Bank tax shows Canada doesn't have a sufficient eye for growth: Sean Speer
The Liberal government is scaling back its strategy to single out Canada's most profitable banks and insurers with targeted tax measures, resulting in about $4 billion less in revenue than originally planned.
The budget released on Thursday shows the government is now planning to raise the corporate income tax rate to 16.5 per cent from 15 per cent on taxable income above $100 million at the financial institutions.
When the Liberal Party of Canada first presented the measure during last year's campaign, the plan was to hike the tax rate to 18 per cent from 15 per cent on earnings above $1 billion for the most profitable banks and insurers.
The government estimates its revised proposal will result in almost $4.05 billion in cumulative revenue by the 2026-27 fiscal year. The original proposal was pegged to generate $5.3 billion by 2025-26.
The budget also maps out a less generous haul from the other policy designed to make the giants of Bay Street contribute more revenue to Canada's economic recovery from the pandemic.
The so-called Canada Recovery Dividend, which was similarly unveiled in the election campaign but hasn't attracted as much attention as the surtax, will see banks and insurers pay a one-time 15-per-cent tax on taxable income above $1 billion for the last tax year, according to the budget. The payments will be broken up into equal instalments over the projection horizon.
The finance department now estimates the Canada Recovery Dividend will generate almost $2.06 billion in revenue over five years. When it was first proposed, the Liberals forecast $5.5 billion in revenue through the 2025-26 fiscal year.
While the government has lessened the severity of its sector-specific surtaxes, it nonetheless ran into criticism in the immediate aftermath of the budget being tabled.
“My reaction is disappointment. I don’t believe that this is good policy, I think it sets bad precedent. It’s that simple, really,” said Ray Williams, vice-chairman of National Bank Financial, in an interview.
“It seems to me what the bank tax does … [it] reinforced this sense that Canada doesn't have a kind of sufficient eye for the question of long-term growth. And that's really damaging,” said Sean Speer, a former senior adviser to Prime Minister Stephen Harper.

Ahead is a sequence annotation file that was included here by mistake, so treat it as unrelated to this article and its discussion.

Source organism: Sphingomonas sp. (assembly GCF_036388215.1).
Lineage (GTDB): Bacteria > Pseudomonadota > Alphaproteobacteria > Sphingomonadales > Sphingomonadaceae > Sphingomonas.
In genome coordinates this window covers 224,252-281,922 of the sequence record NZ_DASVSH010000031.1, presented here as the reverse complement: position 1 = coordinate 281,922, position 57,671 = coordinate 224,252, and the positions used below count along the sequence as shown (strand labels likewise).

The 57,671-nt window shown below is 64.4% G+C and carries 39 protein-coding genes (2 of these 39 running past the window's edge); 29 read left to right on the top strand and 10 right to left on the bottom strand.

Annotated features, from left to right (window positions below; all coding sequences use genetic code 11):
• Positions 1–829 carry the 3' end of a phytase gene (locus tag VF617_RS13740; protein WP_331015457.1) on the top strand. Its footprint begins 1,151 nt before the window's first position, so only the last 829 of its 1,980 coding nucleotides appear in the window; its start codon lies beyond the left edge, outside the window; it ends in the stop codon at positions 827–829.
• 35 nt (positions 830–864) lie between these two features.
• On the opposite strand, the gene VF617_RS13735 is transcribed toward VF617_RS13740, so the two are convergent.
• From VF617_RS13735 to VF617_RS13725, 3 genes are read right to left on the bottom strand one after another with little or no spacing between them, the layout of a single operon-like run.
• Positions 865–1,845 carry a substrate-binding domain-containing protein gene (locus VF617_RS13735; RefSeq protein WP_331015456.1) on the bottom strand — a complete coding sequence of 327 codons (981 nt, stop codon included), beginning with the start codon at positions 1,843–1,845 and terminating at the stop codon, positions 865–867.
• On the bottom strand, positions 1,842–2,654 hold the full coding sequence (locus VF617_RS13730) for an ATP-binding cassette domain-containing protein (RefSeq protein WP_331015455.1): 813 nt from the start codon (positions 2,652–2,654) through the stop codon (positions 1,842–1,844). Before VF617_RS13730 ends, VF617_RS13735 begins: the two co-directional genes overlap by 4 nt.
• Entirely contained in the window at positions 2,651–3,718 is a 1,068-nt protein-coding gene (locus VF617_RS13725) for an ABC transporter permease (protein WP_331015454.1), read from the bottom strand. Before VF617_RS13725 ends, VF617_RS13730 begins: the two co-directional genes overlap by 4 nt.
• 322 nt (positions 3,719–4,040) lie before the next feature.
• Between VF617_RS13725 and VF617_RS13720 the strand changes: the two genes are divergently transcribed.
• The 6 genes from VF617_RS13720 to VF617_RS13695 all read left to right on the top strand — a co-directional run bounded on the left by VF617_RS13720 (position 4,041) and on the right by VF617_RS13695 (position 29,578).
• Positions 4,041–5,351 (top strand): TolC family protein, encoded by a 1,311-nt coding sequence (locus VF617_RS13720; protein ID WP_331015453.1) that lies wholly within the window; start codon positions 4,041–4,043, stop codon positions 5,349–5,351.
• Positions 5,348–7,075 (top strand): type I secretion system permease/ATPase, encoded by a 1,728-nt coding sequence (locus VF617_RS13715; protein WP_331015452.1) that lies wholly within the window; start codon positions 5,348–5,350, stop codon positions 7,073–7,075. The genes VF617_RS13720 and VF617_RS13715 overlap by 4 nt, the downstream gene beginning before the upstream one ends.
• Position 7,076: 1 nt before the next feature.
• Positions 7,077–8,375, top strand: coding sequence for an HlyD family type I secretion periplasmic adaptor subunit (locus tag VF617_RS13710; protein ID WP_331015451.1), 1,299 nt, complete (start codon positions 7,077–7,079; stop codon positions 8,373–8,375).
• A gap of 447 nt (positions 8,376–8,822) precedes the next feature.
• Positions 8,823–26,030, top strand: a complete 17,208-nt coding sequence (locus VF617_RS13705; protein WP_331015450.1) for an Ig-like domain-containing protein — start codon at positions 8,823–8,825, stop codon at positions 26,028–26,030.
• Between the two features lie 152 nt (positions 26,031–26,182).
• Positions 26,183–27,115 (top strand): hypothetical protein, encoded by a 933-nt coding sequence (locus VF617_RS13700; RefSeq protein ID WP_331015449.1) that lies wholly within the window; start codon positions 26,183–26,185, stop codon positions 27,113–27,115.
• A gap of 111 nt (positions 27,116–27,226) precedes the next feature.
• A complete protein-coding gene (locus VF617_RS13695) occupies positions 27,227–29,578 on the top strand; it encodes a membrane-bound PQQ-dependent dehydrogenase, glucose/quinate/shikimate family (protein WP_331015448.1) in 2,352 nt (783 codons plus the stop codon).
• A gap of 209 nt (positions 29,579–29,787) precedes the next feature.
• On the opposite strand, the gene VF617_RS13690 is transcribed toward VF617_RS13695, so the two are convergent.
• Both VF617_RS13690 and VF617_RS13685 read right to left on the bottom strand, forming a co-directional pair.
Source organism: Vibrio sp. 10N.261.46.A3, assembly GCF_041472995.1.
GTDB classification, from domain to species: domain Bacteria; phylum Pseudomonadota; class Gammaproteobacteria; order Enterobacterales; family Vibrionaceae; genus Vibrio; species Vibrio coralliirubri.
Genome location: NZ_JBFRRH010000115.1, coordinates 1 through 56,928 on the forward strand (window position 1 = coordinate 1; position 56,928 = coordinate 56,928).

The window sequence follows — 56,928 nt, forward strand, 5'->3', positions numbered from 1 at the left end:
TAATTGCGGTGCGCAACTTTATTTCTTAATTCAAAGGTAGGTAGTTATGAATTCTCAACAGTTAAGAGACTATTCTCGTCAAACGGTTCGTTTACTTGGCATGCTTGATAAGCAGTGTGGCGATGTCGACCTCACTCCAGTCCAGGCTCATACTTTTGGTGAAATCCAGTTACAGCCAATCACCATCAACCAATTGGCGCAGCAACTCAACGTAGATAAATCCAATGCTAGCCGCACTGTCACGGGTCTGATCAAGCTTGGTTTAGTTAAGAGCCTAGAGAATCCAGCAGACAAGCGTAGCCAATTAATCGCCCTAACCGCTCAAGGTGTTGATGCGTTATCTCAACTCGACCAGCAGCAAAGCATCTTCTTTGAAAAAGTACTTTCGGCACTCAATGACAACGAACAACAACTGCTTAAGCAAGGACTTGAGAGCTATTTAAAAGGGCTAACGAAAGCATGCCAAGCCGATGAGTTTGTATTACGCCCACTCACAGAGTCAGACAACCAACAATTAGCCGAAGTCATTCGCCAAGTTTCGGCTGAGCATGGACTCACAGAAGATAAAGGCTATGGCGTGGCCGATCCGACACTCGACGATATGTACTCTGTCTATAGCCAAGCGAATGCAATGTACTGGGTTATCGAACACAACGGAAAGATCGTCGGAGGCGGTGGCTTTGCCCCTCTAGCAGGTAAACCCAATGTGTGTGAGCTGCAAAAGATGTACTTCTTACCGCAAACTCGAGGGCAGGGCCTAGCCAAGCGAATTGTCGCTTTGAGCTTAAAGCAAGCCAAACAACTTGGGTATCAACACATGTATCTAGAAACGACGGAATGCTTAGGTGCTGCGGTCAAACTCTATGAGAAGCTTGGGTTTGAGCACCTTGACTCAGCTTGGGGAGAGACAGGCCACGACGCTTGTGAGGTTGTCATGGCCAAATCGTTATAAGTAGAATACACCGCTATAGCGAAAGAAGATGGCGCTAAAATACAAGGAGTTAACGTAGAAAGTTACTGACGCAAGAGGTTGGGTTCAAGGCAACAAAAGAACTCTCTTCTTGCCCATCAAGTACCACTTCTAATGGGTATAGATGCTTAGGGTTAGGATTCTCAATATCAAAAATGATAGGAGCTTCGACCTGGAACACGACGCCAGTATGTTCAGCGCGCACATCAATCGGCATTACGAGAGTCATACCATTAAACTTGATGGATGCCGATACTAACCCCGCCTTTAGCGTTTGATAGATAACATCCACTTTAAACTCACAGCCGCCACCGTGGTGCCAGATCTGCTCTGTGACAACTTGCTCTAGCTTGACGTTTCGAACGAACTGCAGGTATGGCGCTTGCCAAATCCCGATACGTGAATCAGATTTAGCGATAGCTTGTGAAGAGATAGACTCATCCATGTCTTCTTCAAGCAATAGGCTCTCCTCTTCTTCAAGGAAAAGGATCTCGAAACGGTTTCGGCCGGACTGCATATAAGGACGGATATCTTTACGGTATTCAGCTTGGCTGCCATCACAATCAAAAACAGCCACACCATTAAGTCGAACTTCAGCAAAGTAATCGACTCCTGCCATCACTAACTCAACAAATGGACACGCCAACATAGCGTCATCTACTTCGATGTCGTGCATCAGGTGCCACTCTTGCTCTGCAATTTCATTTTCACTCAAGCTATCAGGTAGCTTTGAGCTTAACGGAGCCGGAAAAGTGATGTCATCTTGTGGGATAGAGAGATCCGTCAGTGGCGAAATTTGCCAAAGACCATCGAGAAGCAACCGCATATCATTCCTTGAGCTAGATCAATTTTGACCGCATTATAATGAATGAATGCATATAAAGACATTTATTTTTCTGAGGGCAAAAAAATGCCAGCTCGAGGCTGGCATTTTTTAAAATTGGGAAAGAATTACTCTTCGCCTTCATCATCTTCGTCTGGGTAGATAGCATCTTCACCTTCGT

“And so it seems to me the cost of the bank tax is far larger than the relatively minimal revenue that it's going to bring in, just in terms of what it says about this government, and what it says about Canada's openness to investment,” he added.
Darko Mihelic, who covers most of Canada’s large financial institutions for RBC Capital Markets, told clients he still has concerns about the targeted measures even though the “tax collector is not grabbing as much as we feared.”
One of his concerns is that the lower threshold for the surtax means more institutions will be ensnared, including Laurentian Bank of Canada, Canadian Western Bank, and iA Financial Corp.
Among the institutions that he covers, Mihelic estimates the average hit to fiscal 2023 profit will be 1.4 per cent. He pegged National Bank of Canada as being hardest hit, at 2.1 per cent.
Mihelic doesn’t cover Royal Bank of Canada. Gabriel Dechaine at National Bank of Canada Financial Markets estimates the profit hit for RBC at 3.2 per cent.
Before the details were presented in the budget, there was a range of sentiment expressed by some of the leaders whose institutions will be subjected to the targeted taxes.
Bank of Nova Scotia Chief Executive Brian Porter was poised to blast the surtax as "a knee-jerk reaction," in remarks that were prepared for delivery at his company's annual meeting on Tuesday. However, he was sidelined from the event due to testing positive for COVID-19.
“How are we planning on handling it? I guess we’re going to pay it,” Royal Bank of Canada Chief Executive Dave McKay told reporters after RBC’s annual meeting Thursday afternoon, just a few hours before the budget was tabled.
“Not to be facetious – it goes into law and it’s something we have to accommodate. We abide by the laws and programs in the countries we operate. Not sure what else to say.”